Our 24/7 cancer helpline provides information and answers for people dealing with cancer. We can connect you with trained cancer information specialists who will answer questions about a cancer diagnosis and provide guidance and a compassionate ear.
Our highly trained specialists are available 24/7 via phone and on weekdays can assist through video calls and online chat. We connect patients, caregivers, and family members with essential services and resources at every step of their cancer journey. Ask us how you can get involved and support the fight against cancer. Some of the topics we can assist with include:
For medical questions, we encourage you to review our information with your doctor.
Biopsy samples collected from your esophagus (typically during an endoscopy) are studied by a doctor with special training, called a pathologist. After testing the samples, the pathologist creates a report on what was found. Your doctor can use this report to help manage your care.
The information here is meant to help you understand medical terms you might find in your pathology report after an esophageal biopsy.
The esophagus is a tubular organ that connects the mouth to the stomach.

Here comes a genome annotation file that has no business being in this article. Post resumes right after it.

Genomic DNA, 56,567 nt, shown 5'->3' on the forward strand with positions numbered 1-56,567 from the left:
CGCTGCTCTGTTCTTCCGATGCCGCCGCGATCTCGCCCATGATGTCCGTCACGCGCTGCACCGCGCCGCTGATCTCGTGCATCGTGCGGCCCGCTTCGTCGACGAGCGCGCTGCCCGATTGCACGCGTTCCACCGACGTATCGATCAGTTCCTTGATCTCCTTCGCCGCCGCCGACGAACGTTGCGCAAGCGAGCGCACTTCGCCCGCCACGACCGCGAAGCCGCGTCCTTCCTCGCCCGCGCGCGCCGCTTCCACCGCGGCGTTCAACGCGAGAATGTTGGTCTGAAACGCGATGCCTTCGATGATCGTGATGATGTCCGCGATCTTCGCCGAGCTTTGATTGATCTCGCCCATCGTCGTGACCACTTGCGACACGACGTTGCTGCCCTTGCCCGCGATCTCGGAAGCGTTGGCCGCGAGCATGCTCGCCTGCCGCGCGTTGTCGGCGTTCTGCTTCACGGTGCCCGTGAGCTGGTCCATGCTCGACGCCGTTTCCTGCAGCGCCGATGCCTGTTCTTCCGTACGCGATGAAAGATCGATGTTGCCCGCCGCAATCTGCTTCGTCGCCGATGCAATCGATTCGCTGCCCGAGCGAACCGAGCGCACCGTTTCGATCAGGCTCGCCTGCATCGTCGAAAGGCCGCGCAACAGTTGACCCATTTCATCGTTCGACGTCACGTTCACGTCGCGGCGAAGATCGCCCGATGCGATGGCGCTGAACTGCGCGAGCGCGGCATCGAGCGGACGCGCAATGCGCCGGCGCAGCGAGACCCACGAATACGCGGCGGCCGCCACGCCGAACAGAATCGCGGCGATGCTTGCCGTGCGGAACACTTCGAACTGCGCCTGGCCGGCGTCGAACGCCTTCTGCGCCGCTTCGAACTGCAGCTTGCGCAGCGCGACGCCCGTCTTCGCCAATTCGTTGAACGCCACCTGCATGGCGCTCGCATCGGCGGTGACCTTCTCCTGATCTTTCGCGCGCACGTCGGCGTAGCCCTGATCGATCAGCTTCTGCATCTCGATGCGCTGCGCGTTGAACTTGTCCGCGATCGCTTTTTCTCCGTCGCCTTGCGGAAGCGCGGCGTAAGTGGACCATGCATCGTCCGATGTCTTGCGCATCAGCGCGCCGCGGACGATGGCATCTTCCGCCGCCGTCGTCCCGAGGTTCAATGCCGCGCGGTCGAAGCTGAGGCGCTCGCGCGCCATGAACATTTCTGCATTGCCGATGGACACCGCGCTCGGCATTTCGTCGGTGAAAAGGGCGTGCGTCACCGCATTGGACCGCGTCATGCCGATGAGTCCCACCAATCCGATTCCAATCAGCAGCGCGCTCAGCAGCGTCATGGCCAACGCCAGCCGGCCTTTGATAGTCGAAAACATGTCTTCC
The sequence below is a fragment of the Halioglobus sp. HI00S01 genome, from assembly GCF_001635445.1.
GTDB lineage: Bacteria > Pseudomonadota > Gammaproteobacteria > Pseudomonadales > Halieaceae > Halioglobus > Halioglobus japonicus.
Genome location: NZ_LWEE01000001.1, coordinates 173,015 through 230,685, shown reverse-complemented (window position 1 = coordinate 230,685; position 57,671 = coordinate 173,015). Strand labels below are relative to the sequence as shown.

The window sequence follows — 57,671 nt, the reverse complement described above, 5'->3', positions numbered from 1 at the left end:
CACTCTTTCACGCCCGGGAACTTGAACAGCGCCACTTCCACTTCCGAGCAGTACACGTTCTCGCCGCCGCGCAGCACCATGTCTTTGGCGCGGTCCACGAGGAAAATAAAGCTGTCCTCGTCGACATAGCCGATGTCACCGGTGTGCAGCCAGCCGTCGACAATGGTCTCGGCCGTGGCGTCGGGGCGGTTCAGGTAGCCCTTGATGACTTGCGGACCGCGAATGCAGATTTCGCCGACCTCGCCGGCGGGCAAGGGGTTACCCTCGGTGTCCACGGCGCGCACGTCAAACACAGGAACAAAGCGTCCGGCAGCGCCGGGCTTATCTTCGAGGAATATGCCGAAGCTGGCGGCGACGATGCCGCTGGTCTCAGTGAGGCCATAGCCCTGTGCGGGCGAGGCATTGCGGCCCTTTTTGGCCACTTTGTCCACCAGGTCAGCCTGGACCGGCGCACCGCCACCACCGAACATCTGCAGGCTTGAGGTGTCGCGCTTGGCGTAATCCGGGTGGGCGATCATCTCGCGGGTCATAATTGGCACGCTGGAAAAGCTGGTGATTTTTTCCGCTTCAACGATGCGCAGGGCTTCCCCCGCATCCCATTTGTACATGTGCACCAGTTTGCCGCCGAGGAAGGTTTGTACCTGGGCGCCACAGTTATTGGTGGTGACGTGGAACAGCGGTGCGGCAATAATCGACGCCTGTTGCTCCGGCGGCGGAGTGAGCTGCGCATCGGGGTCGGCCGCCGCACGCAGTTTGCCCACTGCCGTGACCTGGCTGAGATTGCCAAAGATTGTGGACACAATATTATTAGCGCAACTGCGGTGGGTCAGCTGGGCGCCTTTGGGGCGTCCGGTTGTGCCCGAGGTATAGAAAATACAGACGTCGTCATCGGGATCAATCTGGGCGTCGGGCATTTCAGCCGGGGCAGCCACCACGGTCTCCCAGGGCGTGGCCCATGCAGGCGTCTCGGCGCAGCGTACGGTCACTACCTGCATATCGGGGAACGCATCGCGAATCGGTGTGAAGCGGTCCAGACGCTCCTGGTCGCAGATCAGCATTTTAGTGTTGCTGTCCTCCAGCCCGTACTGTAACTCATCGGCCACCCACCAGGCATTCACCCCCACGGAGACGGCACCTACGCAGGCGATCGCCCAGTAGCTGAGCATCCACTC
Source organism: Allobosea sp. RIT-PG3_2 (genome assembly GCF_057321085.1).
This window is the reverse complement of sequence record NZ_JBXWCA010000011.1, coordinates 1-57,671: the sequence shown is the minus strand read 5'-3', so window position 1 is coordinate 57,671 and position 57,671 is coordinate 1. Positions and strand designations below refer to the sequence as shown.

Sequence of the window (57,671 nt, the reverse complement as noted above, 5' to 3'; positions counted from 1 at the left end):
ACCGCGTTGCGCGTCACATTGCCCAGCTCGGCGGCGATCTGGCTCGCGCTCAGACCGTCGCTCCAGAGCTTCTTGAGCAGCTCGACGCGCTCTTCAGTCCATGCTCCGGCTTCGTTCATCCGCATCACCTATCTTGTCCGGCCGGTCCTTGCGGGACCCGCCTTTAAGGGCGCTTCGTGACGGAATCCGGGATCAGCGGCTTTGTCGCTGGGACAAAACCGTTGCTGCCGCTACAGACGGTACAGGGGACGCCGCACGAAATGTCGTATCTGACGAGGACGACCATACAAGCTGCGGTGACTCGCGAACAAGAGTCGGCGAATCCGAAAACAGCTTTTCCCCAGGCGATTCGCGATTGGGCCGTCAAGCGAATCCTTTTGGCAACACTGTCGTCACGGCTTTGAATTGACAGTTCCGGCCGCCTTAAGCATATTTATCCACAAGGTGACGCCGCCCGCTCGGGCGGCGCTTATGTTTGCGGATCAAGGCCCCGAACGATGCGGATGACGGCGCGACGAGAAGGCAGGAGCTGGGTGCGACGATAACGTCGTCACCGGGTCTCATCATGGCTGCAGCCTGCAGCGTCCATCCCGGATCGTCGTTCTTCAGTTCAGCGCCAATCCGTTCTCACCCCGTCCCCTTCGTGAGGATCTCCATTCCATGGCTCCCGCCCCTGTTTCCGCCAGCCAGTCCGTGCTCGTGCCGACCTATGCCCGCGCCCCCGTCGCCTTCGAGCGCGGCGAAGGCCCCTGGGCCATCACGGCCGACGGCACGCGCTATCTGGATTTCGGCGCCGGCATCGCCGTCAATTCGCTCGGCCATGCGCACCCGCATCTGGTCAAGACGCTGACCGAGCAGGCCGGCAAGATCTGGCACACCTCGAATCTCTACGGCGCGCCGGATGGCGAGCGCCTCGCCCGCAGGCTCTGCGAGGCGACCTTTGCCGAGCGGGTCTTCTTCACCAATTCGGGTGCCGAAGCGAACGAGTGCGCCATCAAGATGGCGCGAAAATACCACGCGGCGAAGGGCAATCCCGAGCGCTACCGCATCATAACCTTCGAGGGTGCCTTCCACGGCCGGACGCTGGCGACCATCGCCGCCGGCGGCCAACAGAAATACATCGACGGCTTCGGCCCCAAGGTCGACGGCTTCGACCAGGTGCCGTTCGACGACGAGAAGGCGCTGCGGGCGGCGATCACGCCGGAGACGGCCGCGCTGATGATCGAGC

The esophagus meets the stomach at a place called the gastro-esophageal junction, or GEJ. When you’re eating or drinking, a special ring of muscle near the GEJ, called the lower esophageal sphincter (LES), opens to allow food and liquids in the esophagus to enter the stomach. At other times, the LES normally stays closed to keep the stomach’s acid and digestive juices from going up into the esophagus.
Normally, the inner lining of the esophagus (mucosa) is made up mainly of squamous cells. Squamous cells are flat cells that look like fish scales when seen with a microscope.
Other parts of the digestive tract, such as the intestines, are lined with column-shaped gland cells known as goblet cells. These cells secrete mucus to help protect the inner lining from digestive acids and other substances.